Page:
Simple and complex carbohydrates: differences and food list

Not all carbohydrates are created equal. Find out how simple and complex carbohydrates work for you. We also provide a list of recommended products.

Simple and complex carbohydrates: differences and food listSimple and complex carbohydrates: differences and food list

Nutritionists are often plagued by questions about whether there is a significant difference between simple and complex carbohydrates. There is a point of view that this difference is not great. All these are carbohydrates, ultimately they break down to glucose, which is the main source of energy for the body. There is another point of view: everything related to health and proper nutrition can be both harmful and beneficial.

The flexible diet principles have led many people to believe that there is no difference between 25 grams of carbohydrates from sweet potatoes and cookies. According to the principles of this diet, if you fit the amount of simple carbs into your daily intake, then everything is fine.

In fact, the structure and composition of carbohydrates directly affects how the body will absorb them. This has an effect on blood glucose levels, energy levels and feelings of fullness. If your approach to carbohydrates is not based on the principles of a healthy lifestyle, but only on their strict calculation, then all day the rise in energy will be followed by a decline, just like on Roller coaster. In the long term, it will harm your metabolism and will be critical for weight loss.

1 how simple and complex carbohydrates work

Simple carbohydrates are composed of one or more compounds (up to 20) called saccharides. The amount of these compounds in complex carbohydrates is much higher – from 20 to 100 and even higher. This means that the body will digest each product differently.

See also: Carbohydrates as fuel for crossfit training

2. Glycemic index and absorption rate

The glycemic index (GI) is a system that shows, on a scale from 0 to 100, how quickly glucose (the end product of the breakdown of carbohydrates) enters the bloodstream. The higher the glycemic index, the faster after a meal, glucose is absorbed into the bloodstream.

  • Examples of simple carbohydrates: potatoes, white bread, white rice, biscuits, sweets, fruit juices, sports drinks.
  • Examples of complex carbohydrates: brown rice, oatmeal, apples, oranges, broccoli, cauliflower, carrots.

The health, well-being and appetite of a person largely depends on how quickly glucose enters the bloodstream.

3. Raising insulin and blood glucose levels

When glucose enters the bloodstream, the pancreas begins to produce insulin. It acts as a conduit to direct glucose into muscle or fat cells, thereby normalizing blood levels. If glucose enters the bloodstream quickly, such as after eating sweets, large amounts of insulin are released to transport glucose into cells.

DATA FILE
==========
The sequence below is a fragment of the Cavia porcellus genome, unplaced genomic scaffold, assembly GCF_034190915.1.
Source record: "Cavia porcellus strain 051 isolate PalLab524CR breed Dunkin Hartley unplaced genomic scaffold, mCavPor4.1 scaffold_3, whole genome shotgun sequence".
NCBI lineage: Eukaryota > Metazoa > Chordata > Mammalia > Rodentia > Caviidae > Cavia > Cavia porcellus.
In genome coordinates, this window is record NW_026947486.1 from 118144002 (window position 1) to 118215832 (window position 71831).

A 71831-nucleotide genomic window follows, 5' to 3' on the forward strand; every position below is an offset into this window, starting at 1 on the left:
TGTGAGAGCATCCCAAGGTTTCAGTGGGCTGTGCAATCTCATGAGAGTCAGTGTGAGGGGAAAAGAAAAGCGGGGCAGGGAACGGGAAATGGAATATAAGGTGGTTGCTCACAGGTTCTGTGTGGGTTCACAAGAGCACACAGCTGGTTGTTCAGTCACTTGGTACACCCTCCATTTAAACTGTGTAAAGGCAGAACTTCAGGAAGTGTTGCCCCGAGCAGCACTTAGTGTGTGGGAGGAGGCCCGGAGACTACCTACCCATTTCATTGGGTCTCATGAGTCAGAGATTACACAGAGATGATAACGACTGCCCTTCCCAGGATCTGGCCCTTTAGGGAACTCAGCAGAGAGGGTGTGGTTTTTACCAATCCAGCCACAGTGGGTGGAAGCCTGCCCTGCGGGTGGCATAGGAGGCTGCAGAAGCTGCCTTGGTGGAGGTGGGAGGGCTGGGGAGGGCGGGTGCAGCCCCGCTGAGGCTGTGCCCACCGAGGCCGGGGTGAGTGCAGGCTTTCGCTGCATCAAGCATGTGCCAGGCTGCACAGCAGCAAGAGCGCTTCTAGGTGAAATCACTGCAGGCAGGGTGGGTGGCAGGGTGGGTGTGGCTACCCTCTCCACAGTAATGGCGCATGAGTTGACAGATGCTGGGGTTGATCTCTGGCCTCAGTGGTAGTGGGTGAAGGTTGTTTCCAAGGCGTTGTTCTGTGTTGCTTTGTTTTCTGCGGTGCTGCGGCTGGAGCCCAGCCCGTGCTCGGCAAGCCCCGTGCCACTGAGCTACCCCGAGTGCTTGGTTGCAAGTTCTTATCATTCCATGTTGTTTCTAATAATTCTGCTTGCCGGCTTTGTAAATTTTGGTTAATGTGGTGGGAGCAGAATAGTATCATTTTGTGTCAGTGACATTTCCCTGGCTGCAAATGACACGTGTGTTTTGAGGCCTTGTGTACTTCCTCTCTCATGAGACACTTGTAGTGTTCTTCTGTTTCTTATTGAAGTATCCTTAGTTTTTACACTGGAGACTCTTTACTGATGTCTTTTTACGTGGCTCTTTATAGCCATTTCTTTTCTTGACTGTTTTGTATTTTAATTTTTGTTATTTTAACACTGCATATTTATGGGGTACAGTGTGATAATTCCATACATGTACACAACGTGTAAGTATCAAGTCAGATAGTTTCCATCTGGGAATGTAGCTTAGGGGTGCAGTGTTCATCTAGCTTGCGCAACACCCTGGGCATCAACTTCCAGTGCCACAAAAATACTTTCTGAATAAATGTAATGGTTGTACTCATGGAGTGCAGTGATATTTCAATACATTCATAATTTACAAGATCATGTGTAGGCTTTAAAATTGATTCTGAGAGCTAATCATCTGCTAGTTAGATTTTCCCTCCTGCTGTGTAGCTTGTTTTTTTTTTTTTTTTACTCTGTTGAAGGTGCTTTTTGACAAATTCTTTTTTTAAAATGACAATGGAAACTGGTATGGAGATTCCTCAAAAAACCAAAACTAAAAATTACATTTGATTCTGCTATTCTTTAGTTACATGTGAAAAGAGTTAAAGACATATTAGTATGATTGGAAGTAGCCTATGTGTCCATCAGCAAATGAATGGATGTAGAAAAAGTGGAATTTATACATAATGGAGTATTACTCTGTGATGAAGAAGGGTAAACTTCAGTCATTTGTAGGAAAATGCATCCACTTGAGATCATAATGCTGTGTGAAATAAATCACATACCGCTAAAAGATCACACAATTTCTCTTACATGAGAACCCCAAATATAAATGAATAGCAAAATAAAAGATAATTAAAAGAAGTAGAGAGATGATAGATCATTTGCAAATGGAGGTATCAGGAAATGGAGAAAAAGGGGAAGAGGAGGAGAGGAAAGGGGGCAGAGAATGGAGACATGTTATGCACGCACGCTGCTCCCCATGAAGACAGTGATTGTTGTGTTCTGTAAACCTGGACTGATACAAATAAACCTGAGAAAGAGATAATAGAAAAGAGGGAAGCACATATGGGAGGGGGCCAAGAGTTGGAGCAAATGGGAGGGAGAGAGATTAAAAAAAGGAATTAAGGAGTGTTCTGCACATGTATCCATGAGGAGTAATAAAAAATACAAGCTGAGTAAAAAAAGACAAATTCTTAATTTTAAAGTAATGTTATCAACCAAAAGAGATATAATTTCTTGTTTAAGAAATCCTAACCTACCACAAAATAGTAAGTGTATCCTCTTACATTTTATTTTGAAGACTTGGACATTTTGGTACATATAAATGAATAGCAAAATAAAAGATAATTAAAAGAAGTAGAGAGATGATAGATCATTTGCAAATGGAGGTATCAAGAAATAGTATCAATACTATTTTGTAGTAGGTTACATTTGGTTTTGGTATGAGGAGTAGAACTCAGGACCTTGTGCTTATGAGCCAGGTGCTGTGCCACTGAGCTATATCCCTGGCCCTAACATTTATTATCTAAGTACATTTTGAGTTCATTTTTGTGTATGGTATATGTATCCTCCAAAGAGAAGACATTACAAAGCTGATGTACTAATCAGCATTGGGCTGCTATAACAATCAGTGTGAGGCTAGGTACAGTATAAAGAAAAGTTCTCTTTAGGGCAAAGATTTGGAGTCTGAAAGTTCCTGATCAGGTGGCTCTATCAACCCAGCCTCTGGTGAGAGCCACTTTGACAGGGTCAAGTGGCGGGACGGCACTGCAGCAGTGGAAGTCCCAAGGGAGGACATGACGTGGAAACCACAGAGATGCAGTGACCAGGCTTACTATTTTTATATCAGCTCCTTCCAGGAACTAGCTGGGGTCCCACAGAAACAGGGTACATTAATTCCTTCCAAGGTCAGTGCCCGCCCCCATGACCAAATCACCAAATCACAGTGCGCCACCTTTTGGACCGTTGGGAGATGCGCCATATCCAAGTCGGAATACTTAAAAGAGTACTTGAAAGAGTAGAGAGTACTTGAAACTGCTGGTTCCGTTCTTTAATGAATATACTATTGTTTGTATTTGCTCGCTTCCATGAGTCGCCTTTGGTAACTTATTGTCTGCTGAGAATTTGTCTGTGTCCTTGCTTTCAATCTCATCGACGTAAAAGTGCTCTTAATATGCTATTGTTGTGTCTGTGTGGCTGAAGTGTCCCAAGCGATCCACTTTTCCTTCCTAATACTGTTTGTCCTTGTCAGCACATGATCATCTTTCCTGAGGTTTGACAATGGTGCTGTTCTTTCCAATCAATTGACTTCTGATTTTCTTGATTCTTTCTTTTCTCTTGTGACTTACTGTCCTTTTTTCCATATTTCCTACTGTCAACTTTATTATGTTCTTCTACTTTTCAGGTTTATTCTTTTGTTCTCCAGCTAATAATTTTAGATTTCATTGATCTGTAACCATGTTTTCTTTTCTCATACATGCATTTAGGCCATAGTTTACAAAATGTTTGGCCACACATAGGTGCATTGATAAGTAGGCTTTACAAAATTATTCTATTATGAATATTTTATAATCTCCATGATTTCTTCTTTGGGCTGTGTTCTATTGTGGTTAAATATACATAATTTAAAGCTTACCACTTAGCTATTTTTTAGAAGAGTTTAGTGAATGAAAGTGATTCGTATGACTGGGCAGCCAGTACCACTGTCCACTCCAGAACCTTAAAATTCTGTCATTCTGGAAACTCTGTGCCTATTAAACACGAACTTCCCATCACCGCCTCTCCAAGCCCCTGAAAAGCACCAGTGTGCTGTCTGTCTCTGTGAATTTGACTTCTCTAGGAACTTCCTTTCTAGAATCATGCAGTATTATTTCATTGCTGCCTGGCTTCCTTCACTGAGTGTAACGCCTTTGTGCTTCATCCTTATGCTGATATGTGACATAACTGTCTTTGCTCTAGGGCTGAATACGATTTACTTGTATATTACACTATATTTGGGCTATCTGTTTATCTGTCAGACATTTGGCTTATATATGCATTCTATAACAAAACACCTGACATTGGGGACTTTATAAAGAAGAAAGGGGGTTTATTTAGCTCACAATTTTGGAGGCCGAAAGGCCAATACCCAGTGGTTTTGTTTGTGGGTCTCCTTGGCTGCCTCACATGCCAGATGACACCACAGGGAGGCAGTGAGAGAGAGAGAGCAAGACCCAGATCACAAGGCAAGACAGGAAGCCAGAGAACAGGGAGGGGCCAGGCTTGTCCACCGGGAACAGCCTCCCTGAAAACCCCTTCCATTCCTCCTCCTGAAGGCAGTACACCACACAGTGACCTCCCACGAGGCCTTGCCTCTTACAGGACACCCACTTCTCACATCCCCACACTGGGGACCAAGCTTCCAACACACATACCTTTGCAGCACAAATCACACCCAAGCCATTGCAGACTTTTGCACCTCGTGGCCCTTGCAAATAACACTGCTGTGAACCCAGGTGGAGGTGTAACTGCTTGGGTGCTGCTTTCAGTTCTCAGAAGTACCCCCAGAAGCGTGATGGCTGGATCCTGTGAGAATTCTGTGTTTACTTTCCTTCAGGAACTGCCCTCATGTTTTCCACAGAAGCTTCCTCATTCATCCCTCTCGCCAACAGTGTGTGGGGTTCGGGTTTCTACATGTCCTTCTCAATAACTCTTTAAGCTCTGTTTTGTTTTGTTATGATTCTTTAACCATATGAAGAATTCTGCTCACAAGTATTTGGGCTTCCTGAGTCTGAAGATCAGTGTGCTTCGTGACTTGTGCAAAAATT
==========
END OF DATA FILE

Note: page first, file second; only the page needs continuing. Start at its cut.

After a while, excessive insulin production (hyperinsulinemia) puts the pancreas on a real test, and it stops producing insulin. The 2005-2006 US National Health and Nutrition Survey to identify the prevalence of prediabetes and its association with a group of cardiometabolic risk factors and hyperinsulinemia in adolescents (published in the journal Attention to Diabetes) found that ultimately hyperinsulinemia leads to impaired glucose uptake and weight gain.

Numerous studies (such as Abdominal Fat and Insulin Resistance in Normal and Overweight Women, published in Diabetes in 1996, The Role of Glucose and Insulin Resistance in Type 2 Diabetes: Results from a 25-Year Study “- the journal” Lancet “, 1992;” Insulin resistance and hyperinsulinemia “- the journal” Attention to diabetes “, 2008) revealed the following. As a result of frequent exposure to insulin, cells do not react to it in any way – so-called insulin resistance occurs. This leads to increased blood glucose levels. The risk of type 2 diabetes mellitus and certain types of metabolic disorders increases.

At the same time, eating complex carbohydrates leads to a slower flow of glucose into the bloodstream, less insulin release, and does not cause spikes in blood glucose levels. It is definitely healthier.

4. Energy and well-being

Unscheduled skipping meals should be considered. This may be in line with your weight loss plan, or it may be due to a busy schedule. If you do not eat for a long time, your blood glucose level is below normal. The so-called hypoglycemia begins. Its symptoms are fatigue, dizziness, hunger and an irresistible desire to eat something sweet.

Eating fast carbohydrates after a long fast will cause glucose to flow quickly into the bloodstream and then into the cells. This will lead to a jump in sugar levels. Therefore, if you regularly opt for simple carbs throughout the day, your level of performance will constantly jump up and down.

See also: Carbohydrate Alternation – Diet and Menus

five. Satiety from fast and slow carbohydrates

The feeling of hunger is associated with digestion and the amount of food in the stomach. The faster the carbohydrates are absorbed and pass through the gastrointestinal tract, the faster you will experience hunger again. Simple carbohydrates are digested quickly, but …

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